01/23/2020 Nic Gustafson

Race to space

In 2019, the world saw the first photograph of a black hole. As we start a new decade, we’re excited to see how much farther we will venture into the unknown, and because we’re in the business of jobs, where space-related job growth will take us.

NASA’s highly anticipated Artemis Program, designed to return astronauts to the lunar surface by 2024 and eventually send them to Mars, has already spurred job growth in the form of partnerships with innovative tech and aerospace companies. We recently looked at our jobs data for a handful of innovative companies with their eyes to the skies. Take a peek:

 

The space economy is an estimated $400 billion market, mostly dominated by huge government-commissioned aerospace companies, but lately other companies have made strides to position themselves for growth. And NASA’s rocket building, lunar landing partners (including Aerojet Rocketdyne, Blue Origin, Maxar Technologies, Sierra Nevada Corporation, and SpaceX) aren’t the only companies lined up in the race to space. 

Space tourism companies are preparing for launch too. In October, Virgin Galactic became the first publicly listed space company. Their jobs fluctuated in 2019, but overall jobs increased by 51%. This year they aim to launch Branson into space and start operating commercially, expecting to be profitable by 2021.

Others have their sights set a bit closer to home. As the small satellite market grows, companies are competing to fill jobs, and the sky. (At this rate there are fears that satellites will soon outnumber and outshine the stars!)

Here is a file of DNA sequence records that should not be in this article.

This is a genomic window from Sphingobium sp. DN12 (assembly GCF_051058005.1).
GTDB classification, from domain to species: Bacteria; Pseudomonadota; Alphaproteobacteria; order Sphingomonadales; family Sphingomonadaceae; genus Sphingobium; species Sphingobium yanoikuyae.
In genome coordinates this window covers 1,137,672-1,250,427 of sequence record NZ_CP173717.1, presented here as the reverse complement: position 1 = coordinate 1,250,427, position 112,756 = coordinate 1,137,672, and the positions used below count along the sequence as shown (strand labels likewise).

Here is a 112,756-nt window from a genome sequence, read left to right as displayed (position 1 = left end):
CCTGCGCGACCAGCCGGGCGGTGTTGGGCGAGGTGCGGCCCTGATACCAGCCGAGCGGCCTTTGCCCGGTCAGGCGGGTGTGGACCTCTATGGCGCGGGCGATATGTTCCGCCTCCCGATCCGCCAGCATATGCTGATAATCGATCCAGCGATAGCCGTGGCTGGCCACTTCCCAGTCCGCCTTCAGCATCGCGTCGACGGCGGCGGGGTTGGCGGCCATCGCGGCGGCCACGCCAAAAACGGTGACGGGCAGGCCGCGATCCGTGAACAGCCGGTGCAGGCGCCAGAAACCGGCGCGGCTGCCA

SpaceX alone has 182 spacecraft in the sky at the moment, and plans to launch 42,000 satellites. Growth and hiring continues as they have a variety of big and interesting projects in the works—from broadband internet satellites, defense satellites, to contracts for rocket work (with NASA and others), and even bringing cannabis and coffee to space.

Planet Labs, with about 150 satellites in orbit, is capable of producing 40 satellites a week. Their satellites are used to photograph every part of the earth every day. Recently their images have been used increasing in the media as they have captured everything from secret military movements to parking lots full of grounded planes. We enjoy seeing these before and after photos, and expect to keep seeing movement in their jobs too.

In 2019 we saw jobs flux and grow. Sierra Nevada’s jobs skyrocketed as they completed a new facility, and announced big contracts for their surveillance balloons, light-attack planes for the Air Force, plus their  lunar lander for NASA. Blue Origin jobs listings increase by 93% in 2019, and SpaceX jobs listings increase by 25%.

We’re eager to keep our eye on all of these companies, and their jobs, as the year unfolds. If you’re as interested in the data as us, let us know!

(Featured image: “The Martian” from 20th Century Fox)

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